“We believe KILN can be a space to call home for all members of the urban Indigenous community, where all are welcome, whether they have never heard their own language or have been learning for years. The language lives with this beautiful community and we believe, with our new site, it will only continue to grow and thrive,” says Constance Carriere-Prill, Executive Director of KILN.

Baycrest and KILN will first pilot the use of their language course with adult learners of Ojibwe, who mostly learn on their own. Ultimately, their aim is to make it transferrable to other Indigenous and under-researched languages, to help adult learners across Canada and worldwide. 

About Baycrest
Baycrest is a global leader in aging and brain health with a vision of a world where, with your help, we can all Fear No AgeTM.  Baycrest provides everyone the tools they need to make their later years the best years of their lives. Through our work in research, innovation, care and education, we are working to defeat dementia and create a world where every older adult enjoys a life of purpose, inspiration and fulfilment. For more information about Baycrest, visit or visit
About Baycrest’s Rotman Research Institute
The Rotman Research Institute at Baycrest is a preeminent international centre for the study of aging and human brain function. Through generous support from private donors and funding agencies, the RRI advances our understanding of human brain structure and function in critical areas of clinical, cognitive, and computational neuroscience, including perception, memory, language, attention and decision making. With a primary focus on aging and brain health, including Alzheimer’s and related dementias, research at the RRI and across the Baycrest campus promotes effective care and improved quality of life for older adults through research into age- and disease-related behavioural and neural changes.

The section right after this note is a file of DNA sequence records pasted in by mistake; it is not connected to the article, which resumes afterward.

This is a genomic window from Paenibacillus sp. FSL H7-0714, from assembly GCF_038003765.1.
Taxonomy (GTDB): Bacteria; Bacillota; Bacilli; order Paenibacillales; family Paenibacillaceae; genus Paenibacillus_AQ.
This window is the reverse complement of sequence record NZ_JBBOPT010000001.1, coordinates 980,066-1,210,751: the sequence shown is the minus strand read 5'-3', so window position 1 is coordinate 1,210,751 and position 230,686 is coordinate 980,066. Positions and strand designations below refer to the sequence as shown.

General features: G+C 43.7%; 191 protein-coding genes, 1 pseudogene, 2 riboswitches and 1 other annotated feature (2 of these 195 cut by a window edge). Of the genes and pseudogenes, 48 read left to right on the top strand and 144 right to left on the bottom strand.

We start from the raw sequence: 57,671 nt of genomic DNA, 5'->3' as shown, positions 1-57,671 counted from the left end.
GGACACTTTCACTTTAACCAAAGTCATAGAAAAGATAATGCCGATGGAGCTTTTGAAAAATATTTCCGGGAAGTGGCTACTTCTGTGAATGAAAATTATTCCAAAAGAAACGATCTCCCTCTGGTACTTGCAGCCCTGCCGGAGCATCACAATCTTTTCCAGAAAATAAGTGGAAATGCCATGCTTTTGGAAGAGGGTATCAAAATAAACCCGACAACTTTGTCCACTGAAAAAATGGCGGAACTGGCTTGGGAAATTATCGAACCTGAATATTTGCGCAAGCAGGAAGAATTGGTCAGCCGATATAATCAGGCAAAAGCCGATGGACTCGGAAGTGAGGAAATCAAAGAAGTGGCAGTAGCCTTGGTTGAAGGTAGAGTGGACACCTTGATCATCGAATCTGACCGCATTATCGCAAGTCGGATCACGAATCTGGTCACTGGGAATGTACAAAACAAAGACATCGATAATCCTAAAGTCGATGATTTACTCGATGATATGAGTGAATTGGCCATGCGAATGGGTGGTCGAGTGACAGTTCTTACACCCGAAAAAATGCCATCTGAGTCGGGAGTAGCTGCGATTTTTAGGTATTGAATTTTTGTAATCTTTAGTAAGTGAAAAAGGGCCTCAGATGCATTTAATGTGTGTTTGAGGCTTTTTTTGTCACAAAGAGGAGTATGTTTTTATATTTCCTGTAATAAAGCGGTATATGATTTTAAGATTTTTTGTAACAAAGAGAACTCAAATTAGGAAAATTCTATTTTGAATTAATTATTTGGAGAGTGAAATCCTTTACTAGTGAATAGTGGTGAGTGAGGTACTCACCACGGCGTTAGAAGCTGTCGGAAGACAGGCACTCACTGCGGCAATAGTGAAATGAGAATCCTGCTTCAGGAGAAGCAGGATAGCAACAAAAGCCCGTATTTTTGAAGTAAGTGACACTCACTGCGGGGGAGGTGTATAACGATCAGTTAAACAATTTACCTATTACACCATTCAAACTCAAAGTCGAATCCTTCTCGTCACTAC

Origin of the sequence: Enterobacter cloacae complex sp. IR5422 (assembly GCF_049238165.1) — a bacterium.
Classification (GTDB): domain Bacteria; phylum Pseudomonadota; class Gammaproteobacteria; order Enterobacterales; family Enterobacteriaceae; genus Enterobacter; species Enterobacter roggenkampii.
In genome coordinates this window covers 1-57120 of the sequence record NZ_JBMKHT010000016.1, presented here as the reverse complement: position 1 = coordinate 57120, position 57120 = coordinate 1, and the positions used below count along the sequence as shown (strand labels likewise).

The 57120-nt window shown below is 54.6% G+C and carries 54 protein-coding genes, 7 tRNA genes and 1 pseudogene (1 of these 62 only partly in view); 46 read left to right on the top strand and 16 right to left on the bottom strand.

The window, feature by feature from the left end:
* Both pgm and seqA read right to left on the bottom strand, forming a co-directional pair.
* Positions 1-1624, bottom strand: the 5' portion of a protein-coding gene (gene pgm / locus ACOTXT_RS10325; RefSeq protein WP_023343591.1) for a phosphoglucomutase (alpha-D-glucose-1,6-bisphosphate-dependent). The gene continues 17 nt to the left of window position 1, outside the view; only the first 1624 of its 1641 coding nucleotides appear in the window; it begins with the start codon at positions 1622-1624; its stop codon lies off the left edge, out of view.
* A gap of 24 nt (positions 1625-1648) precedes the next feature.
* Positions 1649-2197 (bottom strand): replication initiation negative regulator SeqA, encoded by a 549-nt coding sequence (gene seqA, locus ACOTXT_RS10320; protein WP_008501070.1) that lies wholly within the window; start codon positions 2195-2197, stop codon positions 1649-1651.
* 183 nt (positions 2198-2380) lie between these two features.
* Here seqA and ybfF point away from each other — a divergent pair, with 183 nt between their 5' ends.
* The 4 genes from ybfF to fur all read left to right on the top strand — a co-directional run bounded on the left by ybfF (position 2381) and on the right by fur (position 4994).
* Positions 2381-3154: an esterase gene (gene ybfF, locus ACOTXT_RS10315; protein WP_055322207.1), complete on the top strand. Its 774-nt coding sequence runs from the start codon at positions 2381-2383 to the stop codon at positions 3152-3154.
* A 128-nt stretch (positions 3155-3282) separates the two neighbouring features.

About KILN 
For over eight years KILN has championed urban Indigenous language revitalization in the Kingston area. Started in the grassroots around a kitchen table, local Indigenous language learners were determined to continue building community and capacity to keep Indigenous languages alive. Our vision is to champion the urban resurgence of Indigenous languages through following the Kanyen’kehá:ka Kayanerenkó:wa (Great Law of Peace) and the Anishinaabe Seven Grandfather Teachings. We aim to lift each other up through peace, strength and a collective mind, continue to support other Indigenous-led community initiatives and create a space of openness and acceptance for all who wish to learn.

Meeting the needs of the urban Indigenous community is unique in that we do not have a land-base. Additionally, most of the speaking community, including teachers, are second-language learners, representing many different First Nations of many cultures and languages. Through the years, KILN members have built strong relationships with community partners and the peoples of the area to provide culturally relevant, responsive and safe language programming for Indigenous people of all ages.